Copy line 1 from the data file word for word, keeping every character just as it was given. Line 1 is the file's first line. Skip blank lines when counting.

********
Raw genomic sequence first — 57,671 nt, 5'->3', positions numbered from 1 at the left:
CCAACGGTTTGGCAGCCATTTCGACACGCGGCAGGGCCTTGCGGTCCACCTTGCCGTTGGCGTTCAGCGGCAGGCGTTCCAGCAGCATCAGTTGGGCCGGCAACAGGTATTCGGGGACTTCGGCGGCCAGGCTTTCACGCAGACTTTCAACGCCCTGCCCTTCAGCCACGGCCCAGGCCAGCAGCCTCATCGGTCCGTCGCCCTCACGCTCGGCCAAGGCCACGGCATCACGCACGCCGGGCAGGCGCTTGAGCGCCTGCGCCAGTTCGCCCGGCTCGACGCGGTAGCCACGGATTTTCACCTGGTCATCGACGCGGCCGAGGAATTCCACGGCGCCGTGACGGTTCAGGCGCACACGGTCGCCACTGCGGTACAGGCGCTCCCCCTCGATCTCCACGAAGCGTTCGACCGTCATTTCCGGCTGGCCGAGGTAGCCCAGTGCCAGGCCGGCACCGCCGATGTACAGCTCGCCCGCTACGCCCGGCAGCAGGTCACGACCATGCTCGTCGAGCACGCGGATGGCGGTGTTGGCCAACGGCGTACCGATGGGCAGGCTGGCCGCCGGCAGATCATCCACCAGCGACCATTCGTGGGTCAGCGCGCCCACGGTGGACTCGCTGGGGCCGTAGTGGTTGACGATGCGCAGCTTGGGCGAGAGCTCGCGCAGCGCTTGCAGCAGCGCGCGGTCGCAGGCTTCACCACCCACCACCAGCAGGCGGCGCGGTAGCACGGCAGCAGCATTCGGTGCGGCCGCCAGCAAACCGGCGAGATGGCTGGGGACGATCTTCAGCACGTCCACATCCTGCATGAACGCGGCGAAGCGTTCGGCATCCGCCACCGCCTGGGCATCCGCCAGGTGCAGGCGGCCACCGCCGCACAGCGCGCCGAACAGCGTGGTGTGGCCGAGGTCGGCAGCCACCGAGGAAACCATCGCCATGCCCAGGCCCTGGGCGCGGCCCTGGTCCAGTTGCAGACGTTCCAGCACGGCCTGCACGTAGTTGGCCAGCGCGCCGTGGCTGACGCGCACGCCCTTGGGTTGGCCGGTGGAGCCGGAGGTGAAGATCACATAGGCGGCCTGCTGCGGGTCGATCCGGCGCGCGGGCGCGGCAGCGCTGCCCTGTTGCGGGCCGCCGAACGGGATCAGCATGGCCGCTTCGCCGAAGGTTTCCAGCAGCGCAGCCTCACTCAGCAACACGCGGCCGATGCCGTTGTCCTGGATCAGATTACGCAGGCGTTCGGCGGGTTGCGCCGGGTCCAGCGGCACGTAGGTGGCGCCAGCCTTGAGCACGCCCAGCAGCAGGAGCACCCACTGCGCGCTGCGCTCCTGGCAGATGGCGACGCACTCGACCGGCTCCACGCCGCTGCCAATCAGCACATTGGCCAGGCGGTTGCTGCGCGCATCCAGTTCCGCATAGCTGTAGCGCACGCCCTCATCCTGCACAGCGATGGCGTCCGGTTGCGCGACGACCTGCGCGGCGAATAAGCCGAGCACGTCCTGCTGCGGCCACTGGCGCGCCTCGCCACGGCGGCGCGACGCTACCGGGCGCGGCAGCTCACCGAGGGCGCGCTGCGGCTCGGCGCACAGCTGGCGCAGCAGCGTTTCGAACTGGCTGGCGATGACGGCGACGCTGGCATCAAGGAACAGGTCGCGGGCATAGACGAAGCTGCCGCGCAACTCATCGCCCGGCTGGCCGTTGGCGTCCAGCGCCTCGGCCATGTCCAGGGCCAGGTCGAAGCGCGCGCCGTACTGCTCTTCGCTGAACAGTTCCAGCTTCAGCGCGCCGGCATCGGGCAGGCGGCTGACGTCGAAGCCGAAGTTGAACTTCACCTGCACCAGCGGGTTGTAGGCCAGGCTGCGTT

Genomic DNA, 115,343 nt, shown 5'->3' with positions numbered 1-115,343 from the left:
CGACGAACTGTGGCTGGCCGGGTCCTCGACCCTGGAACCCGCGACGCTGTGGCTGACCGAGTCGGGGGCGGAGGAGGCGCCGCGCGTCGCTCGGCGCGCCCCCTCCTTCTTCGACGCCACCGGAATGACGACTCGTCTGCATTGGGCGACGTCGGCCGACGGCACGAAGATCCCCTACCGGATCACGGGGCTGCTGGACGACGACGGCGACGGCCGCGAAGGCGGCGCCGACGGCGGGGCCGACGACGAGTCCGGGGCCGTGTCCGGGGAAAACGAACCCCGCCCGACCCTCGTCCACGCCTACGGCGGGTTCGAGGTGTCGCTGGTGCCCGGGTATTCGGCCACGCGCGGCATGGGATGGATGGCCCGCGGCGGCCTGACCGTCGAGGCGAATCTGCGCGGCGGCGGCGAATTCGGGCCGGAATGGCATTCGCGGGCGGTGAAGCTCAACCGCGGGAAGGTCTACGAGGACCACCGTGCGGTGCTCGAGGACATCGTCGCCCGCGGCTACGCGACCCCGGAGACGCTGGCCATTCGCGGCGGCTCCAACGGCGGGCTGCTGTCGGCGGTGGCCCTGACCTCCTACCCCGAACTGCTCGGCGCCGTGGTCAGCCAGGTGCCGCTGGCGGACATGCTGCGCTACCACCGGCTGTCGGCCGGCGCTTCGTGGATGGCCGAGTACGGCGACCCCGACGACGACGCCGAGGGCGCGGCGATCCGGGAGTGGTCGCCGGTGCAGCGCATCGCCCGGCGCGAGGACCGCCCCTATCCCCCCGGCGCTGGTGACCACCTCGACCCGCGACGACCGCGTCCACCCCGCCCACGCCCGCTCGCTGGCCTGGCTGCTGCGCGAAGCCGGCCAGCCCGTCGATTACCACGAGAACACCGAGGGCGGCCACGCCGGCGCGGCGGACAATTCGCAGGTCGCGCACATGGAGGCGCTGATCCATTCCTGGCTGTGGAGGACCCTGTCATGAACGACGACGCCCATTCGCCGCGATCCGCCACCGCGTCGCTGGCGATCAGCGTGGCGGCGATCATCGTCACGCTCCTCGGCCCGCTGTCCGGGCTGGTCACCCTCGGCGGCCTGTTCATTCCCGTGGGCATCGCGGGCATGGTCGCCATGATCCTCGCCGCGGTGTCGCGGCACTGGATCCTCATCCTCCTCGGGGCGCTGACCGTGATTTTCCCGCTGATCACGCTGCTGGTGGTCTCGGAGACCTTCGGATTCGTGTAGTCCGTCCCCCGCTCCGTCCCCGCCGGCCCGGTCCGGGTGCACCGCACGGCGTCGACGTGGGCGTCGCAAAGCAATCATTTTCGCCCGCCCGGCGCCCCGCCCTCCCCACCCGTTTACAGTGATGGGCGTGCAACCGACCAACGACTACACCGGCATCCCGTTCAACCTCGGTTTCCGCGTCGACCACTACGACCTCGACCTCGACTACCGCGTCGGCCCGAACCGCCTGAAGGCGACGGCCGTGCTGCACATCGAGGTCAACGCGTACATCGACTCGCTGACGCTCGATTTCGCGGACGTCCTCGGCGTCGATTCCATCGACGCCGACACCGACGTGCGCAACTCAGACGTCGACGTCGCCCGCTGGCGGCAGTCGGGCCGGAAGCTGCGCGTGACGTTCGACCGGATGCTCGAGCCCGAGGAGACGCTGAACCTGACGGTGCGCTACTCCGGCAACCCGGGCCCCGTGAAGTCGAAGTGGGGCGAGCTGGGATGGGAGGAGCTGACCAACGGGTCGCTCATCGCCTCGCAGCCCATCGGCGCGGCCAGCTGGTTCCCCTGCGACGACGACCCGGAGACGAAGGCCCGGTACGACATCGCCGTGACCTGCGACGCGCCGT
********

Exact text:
Raw genomic sequence first — 57,671 nt, 5'->3', positions numbered from 1 at the left: